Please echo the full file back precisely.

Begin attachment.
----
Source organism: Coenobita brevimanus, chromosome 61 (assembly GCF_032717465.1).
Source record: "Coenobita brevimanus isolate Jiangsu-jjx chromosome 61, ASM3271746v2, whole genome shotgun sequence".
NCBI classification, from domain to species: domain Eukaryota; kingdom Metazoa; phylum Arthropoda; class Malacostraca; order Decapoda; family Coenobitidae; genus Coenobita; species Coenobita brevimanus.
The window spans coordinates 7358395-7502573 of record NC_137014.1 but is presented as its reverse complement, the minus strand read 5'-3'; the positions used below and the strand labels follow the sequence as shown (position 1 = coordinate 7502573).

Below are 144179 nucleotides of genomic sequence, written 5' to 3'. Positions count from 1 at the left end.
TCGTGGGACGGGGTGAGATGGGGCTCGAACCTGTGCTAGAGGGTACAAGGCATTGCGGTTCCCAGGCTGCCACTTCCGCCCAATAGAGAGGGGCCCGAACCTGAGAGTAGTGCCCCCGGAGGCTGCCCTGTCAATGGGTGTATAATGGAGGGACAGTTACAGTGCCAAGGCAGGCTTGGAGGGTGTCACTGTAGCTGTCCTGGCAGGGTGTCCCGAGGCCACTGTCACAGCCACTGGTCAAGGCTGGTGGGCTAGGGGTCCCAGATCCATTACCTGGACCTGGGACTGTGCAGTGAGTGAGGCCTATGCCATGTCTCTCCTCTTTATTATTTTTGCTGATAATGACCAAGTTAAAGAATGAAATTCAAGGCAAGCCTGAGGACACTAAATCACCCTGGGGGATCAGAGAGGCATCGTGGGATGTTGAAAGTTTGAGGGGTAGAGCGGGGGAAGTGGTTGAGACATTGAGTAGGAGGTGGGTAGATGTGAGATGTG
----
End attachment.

Source organism: Coenobita brevimanus, chromosome 61 (assembly GCF_032717465.1).
Source record: "Coenobita brevimanus isolate Jiangsu-jjx chromosome 61, ASM3271746v2, whole genome shotgun sequence".
NCBI classification, from domain to species: domain Eukaryota; kingdom Metazoa; phylum Arthropoda; class Malacostraca; order Decapoda; family Coenobitidae; genus Coenobita; species Coenobita brevimanus.
The window spans coordinates 7358395-7502573 of record NC_137014.1 but is presented as its reverse complement, the minus strand read 5'-3'; the positions used below and the strand labels follow the sequence as shown (position 1 = coordinate 7502573).

Below are 144179 nucleotides of genomic sequence, written 5' to 3'. Positions count from 1 at the left end.
TCGTGGGACGGGGTGAGATGGGGCTCGAACCTGTGCTAGAGGGTACAAGGCATTGCGGTTCCCAGGCTGCCACTTCCGCCCAATAGAGAGGGGCCCGAACCTGAGAGTAGTGCCCCCGGAGGCTGCCCTGTCAATGGGTGTATAATGGAGGGACAGTTACAGTGCCAAGGCAGGCTTGGAGGGTGTCACTGTAGCTGTCCTGGCAGGGTGTCCCGAGGCCACTGTCACAGCCACTGGTCAAGGCTGGTGGGCTAGGGGTCCCAGATCCATTACCTGGACCTGGGACTGTGCAGTGAGTGAGGCCTATGCCATGTCTCTCCTCTTTATTATTTTTGCTGATAATGACCAAGTTAAAGAATGAAATTCAAGGCAAGCCTGAGGACACTAAATCACCCTGGGGGATCAGAGAGGCATCGTGGGATGTTGAAAGTTTGAGGGGTAGAGCGGGGGAAGTGGTTGAGACATTGAGTAGGAGGTGGGTAGATGTGAGATGTG